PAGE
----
We can't have climate action without dismantling capitalism

The Greens interrupted business in the Upper House for a Matter of Public Importance - Labor's failure to act on climate. Read Abigail's speech. 

Abigail said:

"Climate action is not a luxury but a must." That is a quote from the head of the World Meteorological Organization. The devastating irony is that it is the luxury desires of the capitalist ruling class that are driving our global climate, the common good and the base reality on which we all rely to a state of chaos and collapse. For decades we have been painfully and excruciatingly aware of the harm caused to global climatic conditions as a result of the uninhibited release of carbon and other greenhouse gases into our atmosphere. Politicians and industry lobby groups have worked hand in hand to seek to distort and conceal that reality, first with outright denialism, then through obfuscation, misdirection and excessive complication, of which certain elements of the professional academic class are also guilty. In its latest iteration of climate avoidance, we are seeing rampant greenwashing, corporate spin and nonsense terms like "environmentally sustainable practices" [ESG].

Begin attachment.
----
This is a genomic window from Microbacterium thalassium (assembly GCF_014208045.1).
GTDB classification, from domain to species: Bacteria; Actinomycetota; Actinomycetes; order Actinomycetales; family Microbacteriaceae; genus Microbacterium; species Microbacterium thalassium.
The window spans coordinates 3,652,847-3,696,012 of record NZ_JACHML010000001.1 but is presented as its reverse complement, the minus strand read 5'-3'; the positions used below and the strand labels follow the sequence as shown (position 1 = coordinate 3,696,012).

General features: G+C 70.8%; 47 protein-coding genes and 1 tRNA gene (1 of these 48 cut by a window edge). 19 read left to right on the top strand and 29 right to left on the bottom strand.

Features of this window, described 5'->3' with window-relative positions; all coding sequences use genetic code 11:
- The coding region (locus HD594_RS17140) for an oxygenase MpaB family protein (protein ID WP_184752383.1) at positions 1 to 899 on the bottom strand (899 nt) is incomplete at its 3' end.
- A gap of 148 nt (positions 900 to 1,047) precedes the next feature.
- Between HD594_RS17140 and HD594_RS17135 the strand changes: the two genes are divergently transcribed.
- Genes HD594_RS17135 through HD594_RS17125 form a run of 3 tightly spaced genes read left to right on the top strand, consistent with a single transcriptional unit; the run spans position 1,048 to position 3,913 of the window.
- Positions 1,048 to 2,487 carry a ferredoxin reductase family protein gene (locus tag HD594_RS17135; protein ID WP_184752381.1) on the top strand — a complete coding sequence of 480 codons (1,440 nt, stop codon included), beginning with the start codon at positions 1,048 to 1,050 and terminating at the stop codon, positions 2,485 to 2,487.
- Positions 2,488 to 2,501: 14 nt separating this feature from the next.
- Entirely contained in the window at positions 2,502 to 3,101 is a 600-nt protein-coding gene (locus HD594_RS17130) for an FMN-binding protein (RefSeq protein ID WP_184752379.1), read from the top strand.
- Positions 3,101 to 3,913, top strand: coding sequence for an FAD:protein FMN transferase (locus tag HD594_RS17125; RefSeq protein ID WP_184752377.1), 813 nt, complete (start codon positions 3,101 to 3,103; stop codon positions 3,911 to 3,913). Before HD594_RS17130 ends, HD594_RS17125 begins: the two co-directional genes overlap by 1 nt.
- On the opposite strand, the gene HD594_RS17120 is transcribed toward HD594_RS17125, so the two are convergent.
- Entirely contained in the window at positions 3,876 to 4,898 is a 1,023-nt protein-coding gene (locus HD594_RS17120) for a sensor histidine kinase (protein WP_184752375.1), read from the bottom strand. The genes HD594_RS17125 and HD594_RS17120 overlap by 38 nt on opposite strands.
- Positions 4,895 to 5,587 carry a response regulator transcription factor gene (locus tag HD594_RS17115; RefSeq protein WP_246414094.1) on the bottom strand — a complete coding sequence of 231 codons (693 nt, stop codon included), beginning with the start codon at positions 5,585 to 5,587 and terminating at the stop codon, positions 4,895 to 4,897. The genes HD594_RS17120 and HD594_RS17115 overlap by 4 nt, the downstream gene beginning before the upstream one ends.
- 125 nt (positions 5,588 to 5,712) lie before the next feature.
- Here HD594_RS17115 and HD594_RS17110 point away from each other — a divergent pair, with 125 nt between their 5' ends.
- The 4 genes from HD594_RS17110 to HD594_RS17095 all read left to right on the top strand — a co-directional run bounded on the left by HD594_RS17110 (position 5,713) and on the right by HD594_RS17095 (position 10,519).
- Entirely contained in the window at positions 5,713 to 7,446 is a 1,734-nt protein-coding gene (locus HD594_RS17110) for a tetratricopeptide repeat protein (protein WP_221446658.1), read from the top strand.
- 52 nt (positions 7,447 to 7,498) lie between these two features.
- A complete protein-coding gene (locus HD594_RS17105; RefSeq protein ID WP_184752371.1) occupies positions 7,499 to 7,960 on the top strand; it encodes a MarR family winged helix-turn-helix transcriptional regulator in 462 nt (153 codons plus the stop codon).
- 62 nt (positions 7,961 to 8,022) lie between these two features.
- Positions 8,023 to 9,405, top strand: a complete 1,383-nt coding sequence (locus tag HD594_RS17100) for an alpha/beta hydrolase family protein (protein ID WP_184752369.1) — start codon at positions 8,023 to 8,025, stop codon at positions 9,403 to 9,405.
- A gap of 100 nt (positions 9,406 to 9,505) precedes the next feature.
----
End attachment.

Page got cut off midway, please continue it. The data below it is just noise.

The Australian Securities and Investment Commission has announced it has launched proceedings against the $11 trillion global investment giant Vanguard for greenwashing, alleging it made false and misleading statements in representing the climate and ESG credentials of its securities products. Those so-called environmentally, socially and governance-friendly products were packed full of investments with ties to fossil fuel projects like oil and gas exploration. This is the modus operandi of exploitative global capital, with major investors like Vanguard and BlackRock hiding behind a veil of corporate spin, claiming planet-friendly credentials while continuing to funnel hundreds of billions of dollars into the carbon-rich death cult of the fossil fuel industry. They cannot be trusted.